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This summer at the Indianapolis Art Center


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From Margi Weir's Frontline Series/Detroit, on display at Indianapolis Art Center through August 4
  • From Margi Weir's Frontline Series/Detroit, on display at Indianapolis Art Center through August 4

This summer the hallways and exhibition spaces of the Indianapolis Art Center are jam-packed with the work of artists using unusual materials such as tape, floor debris, and sod in their work. But perhaps the most audacious of these artists is the one looking to use your spare change.

In Portraits of a Post-Industrial American, Stacey Lee Webber makes innovative use of pennies and other small currencies, creating from them necklaces, a saw and an American flag, all of which are on display at the IAC through August 4.

Webber, who grew up in Indy and is now based in Philadelphia, was on hand during the opening reception on June 14. One thing she made immediately clear: she's no coin collector. "Yeah. I do have a lot of coins but usually the coins are worthless," she said. "That's how I get them, people give them to me."

Looking at her sculpture, "God Bless America: Flag," made from soldered together pennies, you can see the fifty stars representing the states punched clear through the wavy (as if blowing in the wind) copper flag. You also see that the American flag stripes are approximated by alternating rows of pennies facing opposite directions (rows of "heads alternating with rows of "tails").

You might wonder where this artist gets her training (and her patience) to work with such an inflexible material. Webber received her Bachelor of Fine Arts from Ball State University in 2005; she went on to pick up her Master of Fine Arts from the University of Wisconsin-Madison in 2008. During those years, she mastered the jewelry maker's techniques and tools that allow her to impose her will on base metals - and occasionally on more valuable materials.

Stacey Lee Webber - DAN GROSSMAN
  • Dan Grossman
  • Stacey Lee Webber
"I've done some permission pieces with silver coins that can be pretty valuable, but I don't have a gold or platinum coin that I'm working with," said Webber. "That's the whole idea of this, that I'm putting all this labor and time into things that are valueless."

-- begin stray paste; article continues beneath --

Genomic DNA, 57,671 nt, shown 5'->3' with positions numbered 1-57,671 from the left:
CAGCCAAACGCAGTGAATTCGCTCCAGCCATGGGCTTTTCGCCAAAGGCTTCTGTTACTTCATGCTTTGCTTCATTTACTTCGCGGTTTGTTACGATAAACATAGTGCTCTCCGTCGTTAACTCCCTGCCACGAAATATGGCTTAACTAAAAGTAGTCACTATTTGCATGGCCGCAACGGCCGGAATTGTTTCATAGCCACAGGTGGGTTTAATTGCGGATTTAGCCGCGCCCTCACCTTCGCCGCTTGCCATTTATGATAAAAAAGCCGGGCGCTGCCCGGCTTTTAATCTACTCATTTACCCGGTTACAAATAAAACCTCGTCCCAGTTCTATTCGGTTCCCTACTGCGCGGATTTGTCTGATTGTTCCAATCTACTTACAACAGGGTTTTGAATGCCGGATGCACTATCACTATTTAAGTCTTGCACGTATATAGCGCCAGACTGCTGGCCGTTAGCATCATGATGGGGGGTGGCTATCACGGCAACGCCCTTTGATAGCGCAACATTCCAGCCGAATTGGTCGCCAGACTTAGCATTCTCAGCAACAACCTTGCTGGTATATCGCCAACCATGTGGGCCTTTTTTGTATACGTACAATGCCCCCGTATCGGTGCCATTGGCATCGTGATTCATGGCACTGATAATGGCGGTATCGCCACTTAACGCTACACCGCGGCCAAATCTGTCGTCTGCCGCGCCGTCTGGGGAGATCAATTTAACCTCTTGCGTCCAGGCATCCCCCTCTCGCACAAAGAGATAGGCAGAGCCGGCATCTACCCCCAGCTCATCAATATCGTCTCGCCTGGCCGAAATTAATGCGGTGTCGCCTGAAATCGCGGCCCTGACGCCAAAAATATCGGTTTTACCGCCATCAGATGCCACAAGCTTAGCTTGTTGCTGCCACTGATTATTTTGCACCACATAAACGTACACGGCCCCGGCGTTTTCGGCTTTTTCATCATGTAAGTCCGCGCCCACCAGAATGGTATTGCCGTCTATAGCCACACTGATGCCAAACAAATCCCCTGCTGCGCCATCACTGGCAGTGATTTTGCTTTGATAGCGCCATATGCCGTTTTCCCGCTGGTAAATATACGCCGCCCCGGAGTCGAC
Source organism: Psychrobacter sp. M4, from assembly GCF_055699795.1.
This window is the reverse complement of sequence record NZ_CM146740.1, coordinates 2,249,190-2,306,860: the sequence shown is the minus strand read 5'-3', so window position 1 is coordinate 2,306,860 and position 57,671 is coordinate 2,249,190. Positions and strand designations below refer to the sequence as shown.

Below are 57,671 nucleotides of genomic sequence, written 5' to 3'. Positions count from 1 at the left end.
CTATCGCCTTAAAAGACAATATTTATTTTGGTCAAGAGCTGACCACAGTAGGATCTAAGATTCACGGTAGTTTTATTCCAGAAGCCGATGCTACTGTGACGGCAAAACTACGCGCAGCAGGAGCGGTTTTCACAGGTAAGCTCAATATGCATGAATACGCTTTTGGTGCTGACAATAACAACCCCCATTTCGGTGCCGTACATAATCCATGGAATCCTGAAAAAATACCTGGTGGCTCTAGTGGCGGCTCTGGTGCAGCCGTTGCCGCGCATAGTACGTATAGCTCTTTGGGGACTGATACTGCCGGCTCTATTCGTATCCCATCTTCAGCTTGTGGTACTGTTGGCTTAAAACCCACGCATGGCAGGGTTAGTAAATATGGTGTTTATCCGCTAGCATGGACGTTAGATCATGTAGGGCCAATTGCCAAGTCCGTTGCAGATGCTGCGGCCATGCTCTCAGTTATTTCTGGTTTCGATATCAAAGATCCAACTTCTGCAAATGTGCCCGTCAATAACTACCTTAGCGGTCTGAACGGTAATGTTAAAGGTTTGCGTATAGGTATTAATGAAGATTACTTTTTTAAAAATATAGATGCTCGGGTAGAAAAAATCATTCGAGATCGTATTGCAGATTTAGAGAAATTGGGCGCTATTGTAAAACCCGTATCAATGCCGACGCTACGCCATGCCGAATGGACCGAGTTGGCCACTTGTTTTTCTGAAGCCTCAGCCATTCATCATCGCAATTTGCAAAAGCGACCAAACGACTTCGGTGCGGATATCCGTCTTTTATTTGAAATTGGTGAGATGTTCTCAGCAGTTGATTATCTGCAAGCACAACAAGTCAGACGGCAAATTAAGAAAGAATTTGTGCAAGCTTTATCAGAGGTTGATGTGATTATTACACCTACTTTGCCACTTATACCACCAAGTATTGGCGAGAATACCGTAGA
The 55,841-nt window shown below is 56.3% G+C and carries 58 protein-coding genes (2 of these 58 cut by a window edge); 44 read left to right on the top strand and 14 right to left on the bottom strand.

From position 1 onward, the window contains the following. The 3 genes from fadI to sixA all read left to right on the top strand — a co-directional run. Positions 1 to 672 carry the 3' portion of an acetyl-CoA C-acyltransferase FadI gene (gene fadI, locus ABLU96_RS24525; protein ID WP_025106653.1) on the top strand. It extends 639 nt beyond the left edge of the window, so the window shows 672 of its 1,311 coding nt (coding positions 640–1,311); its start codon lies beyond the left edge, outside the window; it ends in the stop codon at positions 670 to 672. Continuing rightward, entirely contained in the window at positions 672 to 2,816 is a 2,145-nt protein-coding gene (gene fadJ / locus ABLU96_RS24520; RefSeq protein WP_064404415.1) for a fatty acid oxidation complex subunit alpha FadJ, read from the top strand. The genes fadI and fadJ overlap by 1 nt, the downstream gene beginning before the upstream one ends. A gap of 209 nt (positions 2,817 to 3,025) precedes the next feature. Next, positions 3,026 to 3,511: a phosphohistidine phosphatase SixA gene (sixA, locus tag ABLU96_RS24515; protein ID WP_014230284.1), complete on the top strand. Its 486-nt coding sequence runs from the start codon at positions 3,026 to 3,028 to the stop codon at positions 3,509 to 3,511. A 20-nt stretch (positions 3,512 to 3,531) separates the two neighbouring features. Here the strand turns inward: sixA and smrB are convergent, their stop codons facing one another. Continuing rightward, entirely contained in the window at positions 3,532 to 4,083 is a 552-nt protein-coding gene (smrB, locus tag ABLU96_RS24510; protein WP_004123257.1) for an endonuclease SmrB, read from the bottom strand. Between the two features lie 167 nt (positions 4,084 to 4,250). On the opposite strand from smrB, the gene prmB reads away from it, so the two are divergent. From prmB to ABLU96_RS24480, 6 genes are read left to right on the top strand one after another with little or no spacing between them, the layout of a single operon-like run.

Webber is not the only artist in this exhibition working on a small scale. Katie Vota uses microscopic images of tree and plant cells as references in her work cutting designs into white paper. In seeing this work, the viewer might ask how molecular structures resemble and/or are related to structures on the macro level.

And then there are the paintings of Margi Weir that explore the macro-level urban blight of Detroit, using images of decayed buildings as reference. In a gallery setting, far removed from the derelict neighborhoods in which these structures can be found, you might indeed find an odd, abstracted beauty in them. The paintings in her Frontline Series/Detroit are certainly beautifully composed in various inks and tusche. The depicted structures starkly against the unadorned rag paper on which they are painted, on which they almost seem to float.

Perhaps the most whimsical of the works on display are the sculptures of Lee Littlefield, on display both in the IAC building (in the Ruth Lilly Library) and in the ArtsPark bordered by the banks of the White River. His colorful work, said to be influenced by the Texas and Louisiana Bayous, seems to be a cross between the hybrid creatures/plants from Invasion of the Body Snatchers and those found in The Lorax.

But the whimsy of his work is tinged with sadness. Littlefield had been expected to attend the opening, according to Patrick Flaherty, director of exhibitions and artist services at the IAC, but he died last Sunday of Stage IV lung cancer in his home.


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